Alternatively, the district court found that, even if the draft letter was intended to be a communication, it was not intended to be kept confidential. The court concluded that using "an ad hoc network of informal translators destroys the marital communication privilege" and is "inconsistent with the scope of the marital communications privilege." App'x at 95, 99. As support, the court found that the letter, if sent, was likely to be translated by a translator, rather than Google Translate, given its length and contents, and that the couple was "unlikely to employ a trusted, confidential translator" to translate the message for them. Id. at 90- 91. The court determined that "where a married couple evidences an intent to disclose communications to an ad hoc network of family, friends, and strangers for translation, the privilege is forfeited." Id. at 92.

         On appeal, Pugh argues that the district court erred in both of its determinations: that the letter was not a communication and, even if it were, that the letter was not intended to be confidential.

         The parties disagree about the standard of review we should apply in reviewing the district court's ruling. The government asserts that a claim of privilege should be reviewed for abuse of discretion. Pugh asserts that the applicable standard of review is that which applies to a denial of a suppression motion: factual findings are reviewed for clear error, and legal conclusions are reviewed de novo. We need not decide which standard applies, because the tests are very similar and lead to the same result in this case.

         "A court abuses its discretion if (1) it relies on an erroneous view of the law, (2) its decision rests on a clearly erroneous finding of fact, or (3) its decision-though not necessarily the product of a legal error or a clearly erroneous factual finding-cannot be located within the range of permissible decisions." United States v. Yannai, 791 F.3d 226, 242 (2d Cir. 2015). A review of the district court's evidentiary rulings is deferential. United States v. Hendricks, 921 F.3d 320, 326 (2d Cir. 2019). Issues of law are reviewed de novo. United States v. Sewell, 252 F.3d 647, 650 (2d Cir. 2001). Questions of fact are reviewed for "clear error," which is "deferential" and "does not entitle [a reviewing court] to overturn a finding simply because [the court is] convinced that [it] would have decided the case differently." Glossip v. Gross, 135 S.Ct. 2726, 2739 (2015) (internal quotation marks omitted).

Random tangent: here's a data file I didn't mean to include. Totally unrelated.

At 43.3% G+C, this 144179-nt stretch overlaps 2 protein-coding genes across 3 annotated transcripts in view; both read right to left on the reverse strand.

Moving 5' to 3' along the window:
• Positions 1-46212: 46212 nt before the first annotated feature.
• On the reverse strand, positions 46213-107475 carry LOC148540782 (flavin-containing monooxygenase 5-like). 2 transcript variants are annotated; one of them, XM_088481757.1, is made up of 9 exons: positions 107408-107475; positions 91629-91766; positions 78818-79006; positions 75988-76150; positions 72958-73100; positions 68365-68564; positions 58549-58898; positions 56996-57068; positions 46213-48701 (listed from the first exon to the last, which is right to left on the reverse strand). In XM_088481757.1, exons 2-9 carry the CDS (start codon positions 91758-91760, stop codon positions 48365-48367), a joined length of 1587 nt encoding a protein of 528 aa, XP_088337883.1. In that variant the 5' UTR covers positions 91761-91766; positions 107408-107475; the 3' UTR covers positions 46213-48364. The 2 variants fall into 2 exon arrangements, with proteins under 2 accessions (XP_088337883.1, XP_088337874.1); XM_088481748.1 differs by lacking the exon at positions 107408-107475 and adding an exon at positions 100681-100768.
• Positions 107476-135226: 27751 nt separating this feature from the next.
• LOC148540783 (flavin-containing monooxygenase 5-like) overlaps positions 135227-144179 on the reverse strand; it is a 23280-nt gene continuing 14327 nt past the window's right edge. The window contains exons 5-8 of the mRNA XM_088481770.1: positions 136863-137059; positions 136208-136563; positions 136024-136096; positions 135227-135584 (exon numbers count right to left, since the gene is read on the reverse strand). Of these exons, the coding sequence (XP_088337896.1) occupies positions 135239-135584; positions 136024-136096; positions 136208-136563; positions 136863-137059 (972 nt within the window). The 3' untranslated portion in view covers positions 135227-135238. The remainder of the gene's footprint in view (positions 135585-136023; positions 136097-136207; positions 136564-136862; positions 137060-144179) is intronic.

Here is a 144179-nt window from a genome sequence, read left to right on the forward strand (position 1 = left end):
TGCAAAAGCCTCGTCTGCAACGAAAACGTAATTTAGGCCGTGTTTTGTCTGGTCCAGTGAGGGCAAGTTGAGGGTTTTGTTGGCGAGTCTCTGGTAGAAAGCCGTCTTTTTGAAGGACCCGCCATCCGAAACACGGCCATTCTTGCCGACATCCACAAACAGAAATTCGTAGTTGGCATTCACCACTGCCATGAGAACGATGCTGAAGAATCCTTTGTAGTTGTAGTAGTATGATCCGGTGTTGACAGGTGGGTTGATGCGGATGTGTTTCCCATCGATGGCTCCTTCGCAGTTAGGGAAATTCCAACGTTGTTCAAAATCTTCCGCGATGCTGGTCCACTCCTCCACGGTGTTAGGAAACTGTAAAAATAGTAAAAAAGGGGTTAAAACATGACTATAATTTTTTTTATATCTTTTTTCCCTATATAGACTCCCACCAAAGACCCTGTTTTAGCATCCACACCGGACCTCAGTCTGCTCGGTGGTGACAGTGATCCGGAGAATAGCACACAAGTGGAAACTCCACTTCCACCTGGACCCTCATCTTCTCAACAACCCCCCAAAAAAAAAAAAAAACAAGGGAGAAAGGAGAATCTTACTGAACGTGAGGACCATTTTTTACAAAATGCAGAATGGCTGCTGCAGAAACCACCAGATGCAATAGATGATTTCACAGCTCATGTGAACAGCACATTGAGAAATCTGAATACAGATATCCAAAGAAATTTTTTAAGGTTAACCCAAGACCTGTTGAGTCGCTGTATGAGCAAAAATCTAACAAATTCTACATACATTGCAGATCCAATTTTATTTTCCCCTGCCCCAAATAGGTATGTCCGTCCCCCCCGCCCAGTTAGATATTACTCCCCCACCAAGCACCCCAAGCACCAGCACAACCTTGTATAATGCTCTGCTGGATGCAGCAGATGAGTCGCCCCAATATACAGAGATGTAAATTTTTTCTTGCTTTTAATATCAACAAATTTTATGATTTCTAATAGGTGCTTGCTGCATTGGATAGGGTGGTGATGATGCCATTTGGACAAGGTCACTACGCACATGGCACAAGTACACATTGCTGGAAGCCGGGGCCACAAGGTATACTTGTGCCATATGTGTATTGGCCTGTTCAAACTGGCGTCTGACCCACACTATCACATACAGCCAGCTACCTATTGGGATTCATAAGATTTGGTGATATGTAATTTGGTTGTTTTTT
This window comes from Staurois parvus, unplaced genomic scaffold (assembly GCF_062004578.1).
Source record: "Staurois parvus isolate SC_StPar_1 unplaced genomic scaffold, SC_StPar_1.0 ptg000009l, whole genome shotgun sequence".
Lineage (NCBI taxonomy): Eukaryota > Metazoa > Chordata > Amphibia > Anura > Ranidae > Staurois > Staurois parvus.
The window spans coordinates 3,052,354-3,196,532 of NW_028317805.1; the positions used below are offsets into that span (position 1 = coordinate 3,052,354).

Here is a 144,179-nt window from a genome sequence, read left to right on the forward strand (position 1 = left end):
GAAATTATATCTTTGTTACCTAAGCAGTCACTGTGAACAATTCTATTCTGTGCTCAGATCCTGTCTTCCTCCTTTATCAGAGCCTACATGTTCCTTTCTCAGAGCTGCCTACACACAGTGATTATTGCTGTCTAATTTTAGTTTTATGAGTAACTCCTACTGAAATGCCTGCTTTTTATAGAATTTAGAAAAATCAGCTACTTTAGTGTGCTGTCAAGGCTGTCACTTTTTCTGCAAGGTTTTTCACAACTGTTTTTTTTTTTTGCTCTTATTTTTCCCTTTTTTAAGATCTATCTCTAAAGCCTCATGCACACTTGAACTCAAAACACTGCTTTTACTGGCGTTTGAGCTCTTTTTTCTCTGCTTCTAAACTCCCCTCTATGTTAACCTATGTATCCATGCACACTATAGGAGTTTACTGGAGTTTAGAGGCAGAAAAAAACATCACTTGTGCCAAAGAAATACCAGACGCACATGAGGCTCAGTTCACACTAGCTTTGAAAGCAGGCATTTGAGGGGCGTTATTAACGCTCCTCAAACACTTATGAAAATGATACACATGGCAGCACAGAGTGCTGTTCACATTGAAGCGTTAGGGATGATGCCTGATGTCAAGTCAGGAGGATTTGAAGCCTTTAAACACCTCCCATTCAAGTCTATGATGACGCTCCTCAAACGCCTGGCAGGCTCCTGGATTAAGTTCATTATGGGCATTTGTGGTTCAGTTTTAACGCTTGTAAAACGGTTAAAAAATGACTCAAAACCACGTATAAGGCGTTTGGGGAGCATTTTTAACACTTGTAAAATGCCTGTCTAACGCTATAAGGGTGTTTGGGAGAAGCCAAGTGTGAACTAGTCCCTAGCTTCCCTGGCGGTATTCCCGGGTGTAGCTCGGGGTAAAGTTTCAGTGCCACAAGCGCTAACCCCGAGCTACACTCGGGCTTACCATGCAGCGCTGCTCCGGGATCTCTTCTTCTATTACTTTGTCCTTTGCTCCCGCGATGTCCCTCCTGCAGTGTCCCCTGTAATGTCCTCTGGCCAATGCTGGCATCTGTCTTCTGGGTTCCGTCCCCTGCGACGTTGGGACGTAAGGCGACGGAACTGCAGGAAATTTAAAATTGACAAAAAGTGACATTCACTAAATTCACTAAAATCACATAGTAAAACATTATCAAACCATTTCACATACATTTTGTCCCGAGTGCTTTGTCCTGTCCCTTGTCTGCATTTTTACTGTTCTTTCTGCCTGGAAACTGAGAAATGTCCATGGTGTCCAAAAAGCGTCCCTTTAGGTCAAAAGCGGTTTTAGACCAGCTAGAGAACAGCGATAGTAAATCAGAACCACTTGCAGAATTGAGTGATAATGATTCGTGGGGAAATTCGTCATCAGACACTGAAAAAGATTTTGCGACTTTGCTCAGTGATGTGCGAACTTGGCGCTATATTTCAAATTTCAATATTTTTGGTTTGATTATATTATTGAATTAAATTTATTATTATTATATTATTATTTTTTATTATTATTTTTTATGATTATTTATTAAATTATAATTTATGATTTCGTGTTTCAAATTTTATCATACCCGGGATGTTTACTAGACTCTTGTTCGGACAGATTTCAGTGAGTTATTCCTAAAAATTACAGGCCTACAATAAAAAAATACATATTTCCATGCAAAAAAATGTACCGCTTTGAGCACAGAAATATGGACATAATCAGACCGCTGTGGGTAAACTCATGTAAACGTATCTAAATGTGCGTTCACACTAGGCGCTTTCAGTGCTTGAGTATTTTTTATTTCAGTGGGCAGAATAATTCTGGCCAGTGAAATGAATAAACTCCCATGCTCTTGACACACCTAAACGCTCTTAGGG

"[T]he applicability of a privilege is a factual question, [but] determining the scope of a privilege is a question of law." United States v. Mejia, 655 F.3d 126, 131 (2d Cir. 2011) (internal quotation marks omitted). The distinction, then, is "whether the district court based its decision on a consideration of the application of the privilege to the communication or on an understanding of the privilege's scope." Id. A determination is factual when it "involves the application of the … privilege as our case law has already developed it to the novel set of facts before us … [rather than] address[ing] the scope of the privilege itself in a novel way." Id. (question of whether communicating through client's sister waived attorney-client privilege was factual).

         "The confidential communications privilege … [shields] communications made in confidence during a valid marriage…." In re Witness Before Grand Jury, 791 F.2d 234, 237 (2d Cir. 1986). The purpose of the privilege is to provide "assurance that all private statements between spouses-aptly called the best solace of human existence-will be forever free from public exposure." Id. (internal citations and quotation marks omitted). Courts have noted, however, that "privileges contravene the fundamental principle that the public … has a right to every man's evidence…. As such, they must be strictly construed and accepted only to the very limited extent that … excluding relevant evidence has a public good transcending the ...